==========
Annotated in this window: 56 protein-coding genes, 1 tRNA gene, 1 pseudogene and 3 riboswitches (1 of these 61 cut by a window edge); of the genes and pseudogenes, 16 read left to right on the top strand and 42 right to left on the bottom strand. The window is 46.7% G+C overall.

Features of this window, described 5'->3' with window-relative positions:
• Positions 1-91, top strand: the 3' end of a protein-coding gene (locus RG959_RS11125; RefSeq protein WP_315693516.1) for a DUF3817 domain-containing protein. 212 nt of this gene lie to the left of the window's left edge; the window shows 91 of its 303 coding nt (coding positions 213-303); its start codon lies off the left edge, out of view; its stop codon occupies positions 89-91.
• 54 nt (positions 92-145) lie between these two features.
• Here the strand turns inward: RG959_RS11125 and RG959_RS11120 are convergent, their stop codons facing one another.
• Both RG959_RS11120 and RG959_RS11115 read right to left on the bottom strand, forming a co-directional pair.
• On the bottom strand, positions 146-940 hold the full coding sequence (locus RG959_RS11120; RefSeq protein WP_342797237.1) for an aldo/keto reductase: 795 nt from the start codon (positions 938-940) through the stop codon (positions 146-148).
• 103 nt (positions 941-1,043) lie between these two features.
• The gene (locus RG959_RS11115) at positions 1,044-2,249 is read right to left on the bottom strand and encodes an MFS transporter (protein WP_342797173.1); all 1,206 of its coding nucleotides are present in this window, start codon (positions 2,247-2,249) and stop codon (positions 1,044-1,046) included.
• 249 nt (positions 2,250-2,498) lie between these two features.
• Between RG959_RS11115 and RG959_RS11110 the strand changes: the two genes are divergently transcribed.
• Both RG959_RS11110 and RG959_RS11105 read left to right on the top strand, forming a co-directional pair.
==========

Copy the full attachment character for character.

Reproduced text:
Annotated in this window: 56 protein-coding genes, 1 tRNA gene, 1 pseudogene and 3 riboswitches (1 of these 61 cut by a window edge); of the genes and pseudogenes, 16 read left to right on the top strand and 42 right to left on the bottom strand. The window is 46.7% G+C overall.

Features of this window, described 5'->3' with window-relative positions:
• Positions 1-91, top strand: the 3' end of a protein-coding gene (locus RG959_RS11125; RefSeq protein WP_315693516.1) for a DUF3817 domain-containing protein. 212 nt of this gene lie to the left of the window's left edge; the window shows 91 of its 303 coding nt (coding positions 213-303); its start codon lies off the left edge, out of view; its stop codon occupies positions 89-91.
• 54 nt (positions 92-145) lie between these two features.
• Here the strand turns inward: RG959_RS11125 and RG959_RS11120 are convergent, their stop codons facing one another.
• Both RG959_RS11120 and RG959_RS11115 read right to left on the bottom strand, forming a co-directional pair.
• On the bottom strand, positions 146-940 hold the full coding sequence (locus RG959_RS11120; RefSeq protein WP_342797237.1) for an aldo/keto reductase: 795 nt from the start codon (positions 938-940) through the stop codon (positions 146-148).
• 103 nt (positions 941-1,043) lie between these two features.
• The gene (locus RG959_RS11115) at positions 1,044-2,249 is read right to left on the bottom strand and encodes an MFS transporter (protein WP_342797173.1); all 1,206 of its coding nucleotides are present in this window, start codon (positions 2,247-2,249) and stop codon (positions 1,044-1,046) included.
• 249 nt (positions 2,250-2,498) lie between these two features.
• Between RG959_RS11115 and RG959_RS11110 the strand changes: the two genes are divergently transcribed.
• Both RG959_RS11110 and RG959_RS11105 read left to right on the top strand, forming a co-directional pair.